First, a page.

How to Maintain Balance as Mom (Minus the Mom Guilt)

Balance. Mom guilt. Presence. Self-care. I love these buzzwords that get tossed around and overused when it comes to advice and stories about motherhood. For a lot of moms, it is hard to have "balance" or make time for self-care without experiencing guilt. However, not every woman who is a parent feels this way. Some women have figured out a way to create balance and to release judgments, guilt, and shame for taking care of themselves. In my experience as a mom, it comes down to implementing one basic principle that helped me to almost instantly replace feeling guilty with feeling balanced.

Many mothers would say they struggle with creating balance in their lives. They don't have time to do the things for themselves (such as having uninterrupted conversations) that they once had time for because they are so busy doing so much for everyone else in their home. The biggest reason for this is that when you're responsible for the well-being, education, and care of a child (or several children), you only get small pockets of time in which you are able to do ANYTHING, and prioritizing yourself may lead to...guilt.

For example, when my child is at preschool or taking a nap, I realize I have a very limited window to choose what to do with that time, and for a while, it was REALLY difficult to decide. Sometimes I would procrastinate or just stand in the shower, trying not to think (and then be mad for not "getting anything" done.)

Some of my options are (but not limited to): I can eat a meal and shower (self-care). I can do the dishes and the laundry (household requirements). I can get some work done (create an income for our family). I could even clean the bathrooms, vacuum the kitchen floor, organize the toy bin, create a baby photo album, write thank you cards for the most recent birthday or holiday, read a book to improve my parenting skills, read a book to escape from reality, phone a friend, go for a walk, take a workout class, go grocery shopping (necessity), go to Target (part necessity, part therapy), get a pedicure, take a nap, take the car in to get fixed, call the insurance company back, call my grandmother back, get a bikini wax, listen to a podcast, or order diapers on Amazon. Decisions, decisions.

The point is, I struggled with the ultimate Balanced Mama implementation action: PRIORITIZING.

Ugh, how often have you heard that? "Just make yourself a priority." Yeah, sure. I'll get right on that, Rose. Thanks. However, let's not take it so personally. What I found was that creating a schedule, similar to that I once held while working out of the house before I became a mom, was extremely beneficial in helping my "deciding" what to do with my available time (I won't use the word "free" time here. You're welcome).

I bought a fancy planner (gel pens and stickers can increase the enjoyment of this activity, but are not required). My personal favorites are The Day Designer and The Erin Condren Planner. I drew a box around each nap, babysitter-covered childcare window and previously agreed upon time in which my partner and I agreed I would be out of the house while he covered the homefront.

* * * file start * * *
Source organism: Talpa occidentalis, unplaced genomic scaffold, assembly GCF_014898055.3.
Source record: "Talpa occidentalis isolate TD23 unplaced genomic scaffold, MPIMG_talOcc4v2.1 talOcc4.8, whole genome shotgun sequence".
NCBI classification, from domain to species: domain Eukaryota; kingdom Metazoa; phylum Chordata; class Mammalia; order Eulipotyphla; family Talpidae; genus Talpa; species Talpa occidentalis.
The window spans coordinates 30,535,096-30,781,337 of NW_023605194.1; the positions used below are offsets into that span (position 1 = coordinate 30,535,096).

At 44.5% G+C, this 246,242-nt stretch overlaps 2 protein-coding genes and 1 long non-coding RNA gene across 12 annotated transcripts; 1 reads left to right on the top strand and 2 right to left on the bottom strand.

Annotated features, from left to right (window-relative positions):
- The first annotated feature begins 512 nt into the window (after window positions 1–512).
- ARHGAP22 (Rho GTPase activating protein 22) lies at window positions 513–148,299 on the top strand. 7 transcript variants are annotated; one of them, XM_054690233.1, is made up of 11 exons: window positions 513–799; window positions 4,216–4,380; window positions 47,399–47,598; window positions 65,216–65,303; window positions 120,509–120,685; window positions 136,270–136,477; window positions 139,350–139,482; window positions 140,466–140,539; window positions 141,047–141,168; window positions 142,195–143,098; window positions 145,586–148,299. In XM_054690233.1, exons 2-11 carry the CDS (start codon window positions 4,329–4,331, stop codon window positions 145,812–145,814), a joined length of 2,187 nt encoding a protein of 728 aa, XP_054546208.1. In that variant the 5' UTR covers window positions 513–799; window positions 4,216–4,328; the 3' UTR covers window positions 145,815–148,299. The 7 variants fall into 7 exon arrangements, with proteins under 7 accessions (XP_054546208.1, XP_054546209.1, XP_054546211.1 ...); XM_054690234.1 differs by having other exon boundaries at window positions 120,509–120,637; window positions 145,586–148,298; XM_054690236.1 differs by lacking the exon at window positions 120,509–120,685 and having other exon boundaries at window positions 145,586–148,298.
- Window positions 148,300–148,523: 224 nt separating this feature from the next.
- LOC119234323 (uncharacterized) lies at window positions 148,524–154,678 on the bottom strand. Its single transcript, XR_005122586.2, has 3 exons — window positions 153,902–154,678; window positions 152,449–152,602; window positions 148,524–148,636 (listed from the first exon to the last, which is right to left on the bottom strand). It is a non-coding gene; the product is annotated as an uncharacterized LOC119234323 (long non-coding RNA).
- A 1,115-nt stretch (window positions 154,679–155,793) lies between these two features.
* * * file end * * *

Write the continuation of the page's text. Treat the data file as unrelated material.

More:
Now, at the start of each week, I make a list of the weekly tasks I needed to accomplish (shopping, workouts), add in the variable activities (doctor visits, thank you cards), along with 2-3x a week I am doing something that makes ME better (pedicure, journaling, snuggle time on the couch). I write in exactly which days I can accomplish what, and make sure that each area of my life receives equal attention. This means I can commit and be present during my self-care time and social time (limited that may be) fully knowing that the next day's window would be focused on my work, blog, or housework.

When I trust that the not so fun stuff really, actually, positively would get done, and in a timely fashion, I am able to breathe and enjoy my time for myself, without the guilt. I also trust myself (gasp!) in knowing that I cannot be the present, grateful, healthy Mama I intend to be for my family when I am distracted, frustrated and resentful towards the schedule and situation I've created for myself. So instead of waiting until I break down (you know what I'm talking about), I sprinkle in the self-care time throughout the week, along with the other stuff. Planning ahead avoids the overwhelm and disorganization that results in Mama Tantrums.

You know how, when you're on an airplane, in an emergency, you would put your oxygen mask on yourself before helping your little one? Caring for yourself is the same scenario. Becoming a mother or a parent (in most cases) should not require you to lose who you are, forget your dreams, goals or activities that help to make you, you. And why on earth, in the last few decades, we created this idea that running ourselves ragged and sacrificing every part of our body and day to make our kids "happier" makes us a winning parent, I'm not sure. But, we can let that go now. You're still winning, even if you're less-stressed and healthy. (Insert winky emoji and high five emoji.)

Click here to read the article on Red Tricycle.